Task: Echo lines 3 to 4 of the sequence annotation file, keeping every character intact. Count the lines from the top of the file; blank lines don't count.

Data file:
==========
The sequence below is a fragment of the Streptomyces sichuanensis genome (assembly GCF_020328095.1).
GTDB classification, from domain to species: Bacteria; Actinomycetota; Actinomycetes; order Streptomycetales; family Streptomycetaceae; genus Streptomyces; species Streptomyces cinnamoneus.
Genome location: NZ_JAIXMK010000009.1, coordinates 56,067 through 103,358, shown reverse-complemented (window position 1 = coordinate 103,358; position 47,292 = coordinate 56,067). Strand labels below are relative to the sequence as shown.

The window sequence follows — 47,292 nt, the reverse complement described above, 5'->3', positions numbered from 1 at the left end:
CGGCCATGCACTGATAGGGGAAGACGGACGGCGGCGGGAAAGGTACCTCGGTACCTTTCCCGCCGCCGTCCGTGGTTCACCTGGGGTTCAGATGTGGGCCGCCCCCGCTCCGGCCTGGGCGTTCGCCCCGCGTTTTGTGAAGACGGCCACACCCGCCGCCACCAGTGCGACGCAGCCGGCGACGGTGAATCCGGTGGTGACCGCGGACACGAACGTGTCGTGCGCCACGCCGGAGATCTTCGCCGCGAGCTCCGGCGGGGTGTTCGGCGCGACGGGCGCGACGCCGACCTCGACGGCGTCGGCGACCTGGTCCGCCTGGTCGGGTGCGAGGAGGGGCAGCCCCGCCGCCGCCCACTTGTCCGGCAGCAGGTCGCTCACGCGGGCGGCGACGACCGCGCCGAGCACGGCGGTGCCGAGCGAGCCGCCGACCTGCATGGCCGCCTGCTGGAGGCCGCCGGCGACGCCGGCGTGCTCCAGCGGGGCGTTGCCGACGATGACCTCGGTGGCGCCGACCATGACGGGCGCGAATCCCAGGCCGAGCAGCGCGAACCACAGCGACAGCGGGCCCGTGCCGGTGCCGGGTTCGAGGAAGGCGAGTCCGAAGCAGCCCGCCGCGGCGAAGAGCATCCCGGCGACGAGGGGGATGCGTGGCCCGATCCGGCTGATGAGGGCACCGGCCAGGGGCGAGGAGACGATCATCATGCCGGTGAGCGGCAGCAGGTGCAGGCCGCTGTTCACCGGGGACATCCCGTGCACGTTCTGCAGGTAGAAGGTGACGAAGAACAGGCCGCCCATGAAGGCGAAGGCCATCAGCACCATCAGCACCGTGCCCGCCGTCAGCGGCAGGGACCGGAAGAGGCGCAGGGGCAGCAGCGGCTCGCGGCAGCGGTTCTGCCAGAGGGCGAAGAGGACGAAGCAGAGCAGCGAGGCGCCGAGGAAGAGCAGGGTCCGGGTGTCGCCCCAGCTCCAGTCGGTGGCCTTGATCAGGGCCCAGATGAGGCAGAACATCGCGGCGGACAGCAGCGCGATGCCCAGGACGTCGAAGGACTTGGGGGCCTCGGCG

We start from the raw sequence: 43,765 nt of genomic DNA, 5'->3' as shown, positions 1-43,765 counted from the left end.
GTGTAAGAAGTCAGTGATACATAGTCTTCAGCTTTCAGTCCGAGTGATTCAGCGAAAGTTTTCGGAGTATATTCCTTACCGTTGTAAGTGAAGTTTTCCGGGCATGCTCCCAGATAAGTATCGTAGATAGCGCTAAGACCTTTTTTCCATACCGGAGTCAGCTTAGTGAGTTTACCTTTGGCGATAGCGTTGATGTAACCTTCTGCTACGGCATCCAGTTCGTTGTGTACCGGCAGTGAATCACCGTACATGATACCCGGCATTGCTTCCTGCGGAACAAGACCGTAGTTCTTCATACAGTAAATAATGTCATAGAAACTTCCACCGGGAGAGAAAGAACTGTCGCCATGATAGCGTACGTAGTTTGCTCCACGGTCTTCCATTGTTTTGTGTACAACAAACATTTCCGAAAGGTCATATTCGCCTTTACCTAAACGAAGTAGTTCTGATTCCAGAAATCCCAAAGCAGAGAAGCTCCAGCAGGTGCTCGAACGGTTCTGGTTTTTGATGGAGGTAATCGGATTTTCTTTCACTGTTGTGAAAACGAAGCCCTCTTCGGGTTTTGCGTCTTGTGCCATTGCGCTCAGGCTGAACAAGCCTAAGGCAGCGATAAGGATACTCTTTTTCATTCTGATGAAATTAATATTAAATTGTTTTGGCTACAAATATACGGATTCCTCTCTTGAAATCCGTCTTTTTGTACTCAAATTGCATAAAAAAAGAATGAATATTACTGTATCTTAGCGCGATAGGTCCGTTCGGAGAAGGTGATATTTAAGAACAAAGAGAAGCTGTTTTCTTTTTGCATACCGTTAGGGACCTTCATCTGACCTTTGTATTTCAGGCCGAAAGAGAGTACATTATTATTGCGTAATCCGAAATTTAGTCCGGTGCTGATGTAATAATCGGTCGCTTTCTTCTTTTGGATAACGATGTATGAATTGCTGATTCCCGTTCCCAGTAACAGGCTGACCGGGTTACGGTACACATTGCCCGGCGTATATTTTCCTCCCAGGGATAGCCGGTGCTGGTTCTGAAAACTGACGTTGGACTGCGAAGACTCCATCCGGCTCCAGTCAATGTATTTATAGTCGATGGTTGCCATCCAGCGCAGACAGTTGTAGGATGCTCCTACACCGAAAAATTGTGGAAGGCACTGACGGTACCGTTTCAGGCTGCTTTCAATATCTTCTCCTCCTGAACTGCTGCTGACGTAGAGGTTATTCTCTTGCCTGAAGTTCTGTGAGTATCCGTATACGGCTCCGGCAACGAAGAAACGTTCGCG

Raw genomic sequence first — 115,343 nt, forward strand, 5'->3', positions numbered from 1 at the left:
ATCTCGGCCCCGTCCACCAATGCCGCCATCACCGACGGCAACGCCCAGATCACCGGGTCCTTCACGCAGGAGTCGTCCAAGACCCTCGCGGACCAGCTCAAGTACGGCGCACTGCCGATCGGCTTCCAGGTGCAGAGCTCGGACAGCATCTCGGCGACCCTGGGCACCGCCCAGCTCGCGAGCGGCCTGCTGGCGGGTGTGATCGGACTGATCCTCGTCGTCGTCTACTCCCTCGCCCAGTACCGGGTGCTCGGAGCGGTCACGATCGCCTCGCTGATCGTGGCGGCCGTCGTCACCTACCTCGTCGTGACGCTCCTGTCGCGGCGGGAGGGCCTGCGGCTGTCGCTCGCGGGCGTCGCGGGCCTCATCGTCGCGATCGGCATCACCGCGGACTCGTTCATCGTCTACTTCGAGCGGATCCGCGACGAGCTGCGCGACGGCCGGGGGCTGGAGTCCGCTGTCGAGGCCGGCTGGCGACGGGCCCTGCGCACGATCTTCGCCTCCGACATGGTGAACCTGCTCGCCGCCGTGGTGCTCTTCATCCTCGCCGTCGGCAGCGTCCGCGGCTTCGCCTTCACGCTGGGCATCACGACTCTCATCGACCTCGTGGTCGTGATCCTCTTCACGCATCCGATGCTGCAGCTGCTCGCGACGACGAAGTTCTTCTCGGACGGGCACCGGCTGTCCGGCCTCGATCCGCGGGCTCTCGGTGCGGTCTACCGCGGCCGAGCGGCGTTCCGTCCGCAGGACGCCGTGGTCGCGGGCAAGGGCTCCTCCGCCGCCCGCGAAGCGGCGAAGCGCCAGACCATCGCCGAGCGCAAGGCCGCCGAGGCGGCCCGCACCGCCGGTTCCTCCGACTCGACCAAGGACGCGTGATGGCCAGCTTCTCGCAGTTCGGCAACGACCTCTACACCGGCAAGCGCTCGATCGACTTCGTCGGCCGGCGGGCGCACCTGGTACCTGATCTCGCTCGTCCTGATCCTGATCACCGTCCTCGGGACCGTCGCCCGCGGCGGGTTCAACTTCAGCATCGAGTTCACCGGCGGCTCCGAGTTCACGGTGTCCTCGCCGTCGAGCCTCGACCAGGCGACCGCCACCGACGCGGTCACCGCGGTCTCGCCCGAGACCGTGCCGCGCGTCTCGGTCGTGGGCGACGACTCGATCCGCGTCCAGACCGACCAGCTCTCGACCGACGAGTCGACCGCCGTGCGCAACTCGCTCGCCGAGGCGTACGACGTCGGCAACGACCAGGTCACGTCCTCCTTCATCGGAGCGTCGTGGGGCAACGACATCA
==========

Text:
Genome location: NZ_JAIXMK010000009.1, coordinates 56,067 through 103,358, shown reverse-complemented (window position 1 = coordinate 103,358; position 47,292 = coordinate 56,067). Strand labels below are relative to the sequence as shown.

The window sequence follows — 47,292 nt, the reverse complement described above, 5'->3', positions numbered from 1 at the left end: